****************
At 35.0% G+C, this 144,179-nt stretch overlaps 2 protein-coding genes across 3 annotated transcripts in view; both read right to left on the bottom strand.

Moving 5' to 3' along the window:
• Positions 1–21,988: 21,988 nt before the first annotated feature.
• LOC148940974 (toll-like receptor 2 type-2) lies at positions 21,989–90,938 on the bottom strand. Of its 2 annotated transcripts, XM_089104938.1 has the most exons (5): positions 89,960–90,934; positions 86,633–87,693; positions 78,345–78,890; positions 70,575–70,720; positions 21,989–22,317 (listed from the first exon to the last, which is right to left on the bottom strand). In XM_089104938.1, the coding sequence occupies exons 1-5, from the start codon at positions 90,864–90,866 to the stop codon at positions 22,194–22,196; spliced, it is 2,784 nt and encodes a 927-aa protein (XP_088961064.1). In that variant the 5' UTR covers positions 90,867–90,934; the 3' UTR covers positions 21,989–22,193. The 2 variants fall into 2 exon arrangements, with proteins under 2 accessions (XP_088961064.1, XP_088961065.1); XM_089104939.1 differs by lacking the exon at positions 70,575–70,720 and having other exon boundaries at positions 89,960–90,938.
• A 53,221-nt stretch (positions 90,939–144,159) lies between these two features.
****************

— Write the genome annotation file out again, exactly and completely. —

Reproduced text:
At 35.0% G+C, this 144,179-nt stretch overlaps 2 protein-coding genes across 3 annotated transcripts in view; both read right to left on the bottom strand.

Moving 5' to 3' along the window:
• Positions 1–21,988: 21,988 nt before the first annotated feature.
• LOC148940974 (toll-like receptor 2 type-2) lies at positions 21,989–90,938 on the bottom strand. Of its 2 annotated transcripts, XM_089104938.1 has the most exons (5): positions 89,960–90,934; positions 86,633–87,693; positions 78,345–78,890; positions 70,575–70,720; positions 21,989–22,317 (listed from the first exon to the last, which is right to left on the bottom strand). In XM_089104938.1, the coding sequence occupies exons 1-5, from the start codon at positions 90,864–90,866 to the stop codon at positions 22,194–22,196; spliced, it is 2,784 nt and encodes a 927-aa protein (XP_088961064.1). In that variant the 5' UTR covers positions 90,867–90,934; the 3' UTR covers positions 21,989–22,193. The 2 variants fall into 2 exon arrangements, with proteins under 2 accessions (XP_088961064.1, XP_088961065.1); XM_089104939.1 differs by lacking the exon at positions 70,575–70,720 and having other exon boundaries at positions 89,960–90,938.
• A 53,221-nt stretch (positions 90,939–144,159) lies between these two features.